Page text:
If William P. Barr wasn’t auditioning to be President Trump’s attorney general, he might as well have been.
There has been some confusion in recent weeks about exactly with whom Barr shared his memo decrying special counsel Robert S. Mueller III’s obstruction of justice probe. The Wall Street Journal initially reported that he had sent it to Trump’s lawyers, but then the reference disappeared from the story. In his opening statement for Tuesday’s confirmation hearing, released Monday morning, Barr disclosed that he “distributed it broadly so that other lawyers would have the benefit of my views” — without saying which lawyers.
But now we have a firm answer, and the answer is: lots of lawyers around Trump. In fact, the vast majority of the leading lawyers around Trump.
“In addition to sharing my views with the [Justice] Department, I thought they also might be of interest to other lawyers working on the matter,” Barr wrote in a letter to Senate Judiciary Chairman Lindsey O. Graham (R-S.C.) on Monday night. “I thus sent a copy of the memorandum and discussed those views with White House Special Counsel Emmet Flood. I also sent a copy to Pat Cipollone, who had worked for me at the Department of Justice, and discussed the issues raised in the memo with him and a few other lawyers for the President, namely Marty and Jane Raskin and Jay Sekulow.”
Later in the letter, Barr lists a number of other people he shared it or discussed it with. On that list is Abbe Lowell, who is currently serving as attorney for Trump’s son-in-law and White House adviser, Jared Kushner.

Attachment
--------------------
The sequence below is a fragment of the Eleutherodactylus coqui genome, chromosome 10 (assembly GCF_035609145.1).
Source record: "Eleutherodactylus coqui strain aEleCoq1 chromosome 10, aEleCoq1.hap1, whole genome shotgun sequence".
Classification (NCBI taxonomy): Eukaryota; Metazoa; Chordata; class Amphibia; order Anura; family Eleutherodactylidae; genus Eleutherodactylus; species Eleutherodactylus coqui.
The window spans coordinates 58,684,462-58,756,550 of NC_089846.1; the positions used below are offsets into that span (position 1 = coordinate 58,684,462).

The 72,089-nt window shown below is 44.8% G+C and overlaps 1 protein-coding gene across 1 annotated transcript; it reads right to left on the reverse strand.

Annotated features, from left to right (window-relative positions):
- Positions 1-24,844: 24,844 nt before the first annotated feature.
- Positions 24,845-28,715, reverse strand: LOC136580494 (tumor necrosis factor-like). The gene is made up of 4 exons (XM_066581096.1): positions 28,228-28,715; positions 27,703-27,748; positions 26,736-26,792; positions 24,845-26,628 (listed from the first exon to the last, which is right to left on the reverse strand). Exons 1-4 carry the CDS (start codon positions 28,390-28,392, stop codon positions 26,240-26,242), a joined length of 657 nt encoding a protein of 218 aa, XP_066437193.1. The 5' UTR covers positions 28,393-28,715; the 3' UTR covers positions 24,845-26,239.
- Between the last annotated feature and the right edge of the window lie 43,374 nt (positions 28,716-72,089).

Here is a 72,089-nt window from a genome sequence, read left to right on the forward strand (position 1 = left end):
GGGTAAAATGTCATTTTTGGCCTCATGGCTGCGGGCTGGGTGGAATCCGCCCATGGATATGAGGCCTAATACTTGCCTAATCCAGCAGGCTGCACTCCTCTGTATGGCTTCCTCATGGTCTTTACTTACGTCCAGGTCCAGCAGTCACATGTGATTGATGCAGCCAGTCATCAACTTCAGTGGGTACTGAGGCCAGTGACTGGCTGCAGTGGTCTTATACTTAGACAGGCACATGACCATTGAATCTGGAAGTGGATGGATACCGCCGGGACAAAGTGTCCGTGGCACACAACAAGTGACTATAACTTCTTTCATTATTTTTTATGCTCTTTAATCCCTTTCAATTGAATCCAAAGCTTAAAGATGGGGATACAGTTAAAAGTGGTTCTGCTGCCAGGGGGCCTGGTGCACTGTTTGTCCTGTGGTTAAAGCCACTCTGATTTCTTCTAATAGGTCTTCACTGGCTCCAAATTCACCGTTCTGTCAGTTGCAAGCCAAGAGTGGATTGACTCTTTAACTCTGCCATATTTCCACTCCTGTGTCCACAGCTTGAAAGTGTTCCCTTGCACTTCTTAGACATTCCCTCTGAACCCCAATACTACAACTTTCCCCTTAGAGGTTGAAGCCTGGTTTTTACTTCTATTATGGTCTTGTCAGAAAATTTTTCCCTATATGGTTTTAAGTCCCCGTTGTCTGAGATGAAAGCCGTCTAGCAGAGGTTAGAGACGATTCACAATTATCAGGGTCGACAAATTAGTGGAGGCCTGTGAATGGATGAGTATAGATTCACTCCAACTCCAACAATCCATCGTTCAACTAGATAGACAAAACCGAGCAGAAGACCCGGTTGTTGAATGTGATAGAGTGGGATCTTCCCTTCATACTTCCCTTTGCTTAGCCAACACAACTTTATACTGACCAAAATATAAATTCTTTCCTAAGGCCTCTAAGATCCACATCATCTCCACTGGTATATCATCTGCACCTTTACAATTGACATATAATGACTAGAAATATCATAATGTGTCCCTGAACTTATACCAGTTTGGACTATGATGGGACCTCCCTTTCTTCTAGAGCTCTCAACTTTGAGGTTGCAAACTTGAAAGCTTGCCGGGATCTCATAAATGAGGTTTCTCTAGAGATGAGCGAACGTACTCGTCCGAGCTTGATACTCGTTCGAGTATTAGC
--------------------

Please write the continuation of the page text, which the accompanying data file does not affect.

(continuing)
That’s six people who are very close to Trump (though it’s worth noting that Cipollone wasn’t yet in the White House at that time). Even among the other five, Barr really covered his bases, making its contents known to the White House Counsel’s Office, Trump’s personal lawyers and even a lawyer for Kushner, who has been a figure of some importance in the Russia investigation. Of the 17 people Barr says he shared his ideas with, about one-third are in Trump’s near orbit.
The memo is central to a push by some Democrats to either withdraw his nomination or, at the very least, have him recuse himself from oversight of Mueller’s investigation. Sen. Mark R. Warner (D-Va.) called for the withdrawal. Sens. Mazie Hirono (D-Hawaii) and Patrick J. Leahy (D-Vt.) have called for a recusal. And Sen. Christopher A. Coons (D-Del.), who sits on the Judiciary Committee, said he will press Barr on recusal and that he believes Barr essentially “tried out” for the job with the memo.
Barr seemed to head off that argument in his opening statement, saying, “I did not pursue this position. When my name was first raised, I was reluctant to be considered. I am 68 years old, partially retired, and nearing the end of a long legal career. My wife and I were looking forward to a peaceful and cherished time with our daughters and grandchildren. And I have had this job before.”
Washington legal circles are small — and they are especially small when you’re talking about high-ranking Justice Department aides. But Barr seemed to make a concerted effort to make sure his memo was on the radar of Trump’s team. Exactly what his motivation was for that will certainly be a focus Tuesday.